Staff Sgt. Brent C. Powell
Nearly 200 wounded, ill or injured service members from all service branches have gathered at the Air Force Academy to show their team and individual competitive spirits at the 2013 Warrior Games.
One of those warrior-athletes with his eyes on a gold medal this year is Spc. Jon B. Brancheau, an infantryman from Grand Rapids, Mich., currently assigned to the Warrior Transition Unit, Fort Bliss, Texas.
Brancheau is attending the games for the first time this year and will be competing in two events: archery and air rifle shooting.
"I really want to win," he said, as a smile etched its way across his face.
Adding, "I want to bring a gold medal back to Fort Bliss as my way of showing my thanks for all the help and assistance they have given me."
His road to the games began in a remote region of Afghanistan in late February 2012. With little warning, a riot began outside his combat outpost and quickly became violent and deadly.
Before he could react, an enemy grenade landed and detonated less than four feet away, spraying him and nine others with deadly shrapnel.
"I didn’t know I was even hit at first," he said. "I began pulling one of my injured buddies to safety, and that’s when my legs began cramping up and I saw blood coming through my pants."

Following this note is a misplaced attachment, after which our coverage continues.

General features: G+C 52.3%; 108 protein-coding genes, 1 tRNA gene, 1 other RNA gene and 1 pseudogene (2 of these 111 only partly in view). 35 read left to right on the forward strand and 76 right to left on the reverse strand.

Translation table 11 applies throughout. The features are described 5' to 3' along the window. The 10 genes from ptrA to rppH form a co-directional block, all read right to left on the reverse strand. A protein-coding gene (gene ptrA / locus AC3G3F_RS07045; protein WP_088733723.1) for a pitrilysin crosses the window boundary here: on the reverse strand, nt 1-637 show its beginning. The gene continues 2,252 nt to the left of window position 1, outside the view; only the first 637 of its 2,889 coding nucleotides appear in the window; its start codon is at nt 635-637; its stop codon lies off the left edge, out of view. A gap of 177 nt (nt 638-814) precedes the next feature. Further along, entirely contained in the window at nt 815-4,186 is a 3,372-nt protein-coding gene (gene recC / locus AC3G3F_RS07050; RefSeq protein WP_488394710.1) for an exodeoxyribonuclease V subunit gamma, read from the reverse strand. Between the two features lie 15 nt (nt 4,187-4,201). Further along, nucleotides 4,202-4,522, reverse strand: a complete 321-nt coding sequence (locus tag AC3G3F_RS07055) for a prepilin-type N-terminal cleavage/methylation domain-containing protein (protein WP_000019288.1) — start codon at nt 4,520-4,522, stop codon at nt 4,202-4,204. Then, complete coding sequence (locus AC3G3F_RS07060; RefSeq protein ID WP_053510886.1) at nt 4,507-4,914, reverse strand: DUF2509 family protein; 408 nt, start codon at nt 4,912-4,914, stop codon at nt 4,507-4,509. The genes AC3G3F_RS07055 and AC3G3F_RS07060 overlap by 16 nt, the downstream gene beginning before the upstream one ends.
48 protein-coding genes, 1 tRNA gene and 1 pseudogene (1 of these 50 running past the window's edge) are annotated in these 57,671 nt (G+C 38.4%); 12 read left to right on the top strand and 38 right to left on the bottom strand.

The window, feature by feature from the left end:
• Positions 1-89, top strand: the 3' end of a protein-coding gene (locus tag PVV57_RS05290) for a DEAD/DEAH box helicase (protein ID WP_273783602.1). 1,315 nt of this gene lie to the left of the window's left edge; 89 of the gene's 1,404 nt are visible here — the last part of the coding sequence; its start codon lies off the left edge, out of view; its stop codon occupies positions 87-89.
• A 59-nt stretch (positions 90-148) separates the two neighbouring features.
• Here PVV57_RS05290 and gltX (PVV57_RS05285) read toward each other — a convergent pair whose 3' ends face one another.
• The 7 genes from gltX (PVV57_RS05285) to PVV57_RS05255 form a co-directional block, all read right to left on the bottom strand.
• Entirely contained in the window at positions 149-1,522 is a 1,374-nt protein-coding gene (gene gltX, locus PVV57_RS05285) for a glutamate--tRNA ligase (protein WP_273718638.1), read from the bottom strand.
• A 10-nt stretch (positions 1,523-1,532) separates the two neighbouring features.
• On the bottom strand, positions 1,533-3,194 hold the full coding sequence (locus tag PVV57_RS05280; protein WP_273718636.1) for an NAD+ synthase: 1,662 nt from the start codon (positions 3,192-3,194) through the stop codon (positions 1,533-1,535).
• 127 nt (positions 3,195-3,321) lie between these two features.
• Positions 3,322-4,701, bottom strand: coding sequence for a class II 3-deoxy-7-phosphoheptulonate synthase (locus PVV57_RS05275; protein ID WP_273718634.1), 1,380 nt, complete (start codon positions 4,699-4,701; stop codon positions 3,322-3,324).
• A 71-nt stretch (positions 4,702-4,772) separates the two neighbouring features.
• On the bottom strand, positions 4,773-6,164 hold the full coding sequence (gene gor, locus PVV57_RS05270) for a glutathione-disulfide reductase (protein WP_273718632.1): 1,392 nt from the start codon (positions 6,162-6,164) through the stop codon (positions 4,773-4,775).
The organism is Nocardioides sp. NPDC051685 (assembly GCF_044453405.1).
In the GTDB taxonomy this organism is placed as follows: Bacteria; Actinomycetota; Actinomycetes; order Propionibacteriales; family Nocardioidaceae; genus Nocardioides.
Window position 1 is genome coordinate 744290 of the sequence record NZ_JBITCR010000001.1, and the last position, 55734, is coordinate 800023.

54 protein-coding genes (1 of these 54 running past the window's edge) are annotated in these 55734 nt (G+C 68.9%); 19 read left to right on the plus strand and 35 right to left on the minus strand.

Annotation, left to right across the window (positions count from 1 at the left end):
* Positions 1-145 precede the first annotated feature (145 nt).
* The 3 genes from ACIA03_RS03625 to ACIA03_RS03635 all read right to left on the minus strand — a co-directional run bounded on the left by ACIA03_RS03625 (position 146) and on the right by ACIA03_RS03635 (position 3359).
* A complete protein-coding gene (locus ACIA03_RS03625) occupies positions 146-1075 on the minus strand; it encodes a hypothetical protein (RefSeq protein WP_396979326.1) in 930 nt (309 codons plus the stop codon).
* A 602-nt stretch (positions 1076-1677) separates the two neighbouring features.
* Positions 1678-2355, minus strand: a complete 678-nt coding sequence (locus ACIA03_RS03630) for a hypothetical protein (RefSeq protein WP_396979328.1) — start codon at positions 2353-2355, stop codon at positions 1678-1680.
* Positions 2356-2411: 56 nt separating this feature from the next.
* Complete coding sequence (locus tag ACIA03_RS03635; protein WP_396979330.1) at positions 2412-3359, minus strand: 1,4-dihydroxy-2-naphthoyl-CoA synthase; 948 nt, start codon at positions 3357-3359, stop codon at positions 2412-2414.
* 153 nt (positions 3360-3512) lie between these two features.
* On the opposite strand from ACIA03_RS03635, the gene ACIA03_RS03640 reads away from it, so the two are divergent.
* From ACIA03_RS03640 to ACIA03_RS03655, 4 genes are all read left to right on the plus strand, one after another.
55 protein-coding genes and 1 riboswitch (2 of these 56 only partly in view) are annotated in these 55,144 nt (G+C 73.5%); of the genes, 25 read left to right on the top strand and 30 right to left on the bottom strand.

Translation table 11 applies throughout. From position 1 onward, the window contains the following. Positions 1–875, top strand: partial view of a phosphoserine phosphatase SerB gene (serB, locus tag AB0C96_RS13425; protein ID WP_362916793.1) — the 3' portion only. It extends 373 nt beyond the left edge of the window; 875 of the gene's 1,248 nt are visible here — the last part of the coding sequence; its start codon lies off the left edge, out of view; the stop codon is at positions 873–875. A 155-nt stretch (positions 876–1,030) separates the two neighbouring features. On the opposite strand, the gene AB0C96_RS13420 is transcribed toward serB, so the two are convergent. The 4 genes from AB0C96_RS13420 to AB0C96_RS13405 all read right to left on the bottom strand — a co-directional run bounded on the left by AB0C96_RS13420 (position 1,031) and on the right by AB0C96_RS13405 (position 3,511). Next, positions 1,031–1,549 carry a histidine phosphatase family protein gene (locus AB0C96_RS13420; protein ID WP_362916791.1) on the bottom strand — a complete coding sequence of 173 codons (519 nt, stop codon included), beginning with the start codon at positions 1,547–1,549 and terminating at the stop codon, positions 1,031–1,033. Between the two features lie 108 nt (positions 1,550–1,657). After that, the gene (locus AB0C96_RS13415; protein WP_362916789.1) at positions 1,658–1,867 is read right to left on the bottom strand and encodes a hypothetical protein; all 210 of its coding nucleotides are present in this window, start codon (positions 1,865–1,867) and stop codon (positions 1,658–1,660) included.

He was medically evacuated and spent the next few weeks receiving treatment for multiple shrapnel wounds and traumatic brain injury.
At his request, he returned to his unit and finished his combat tour before returning to the United States.
Once back on American soil, he was sent to the Warrior Transition Unit (WTU) at Fort Bliss to begin the long road to recovery.
It was at the WTU that he first learned about the Warrior Games.
"My first day there I met with the adaptive sports coordinator," he said. "She asked if I could shoot, and I told her I could. She told me to grab an air rifle and start shooting."
Brancheau did and has been shooting ever since.
In August 2012, he traveled to Fort Benning, Ga., where he trained with the Army Marksmanship Unit.
"I’m extremely grateful for the training I received," he said. "It made me a much more capable marksman."
Since leaving the unit, he has attended every shooting clinic offered and now trains between two and five days a week.
He said training for the Warrior Games has helped him move forward in his life.
"When I was injured it broke me," he said.
Adding, "I thought my career was over, but the opportunity to compete here at such a high level has given me hope that I can be combat-effective again. It truly helps with the healing process and helps me feel normal again."
"He is a hell of a shot and a hard-core competitor," said T.J. Pemberton, archery coach for Team Army.
He added, "I think he has a real chance at a medal, and he will be one that we will definitely be watching."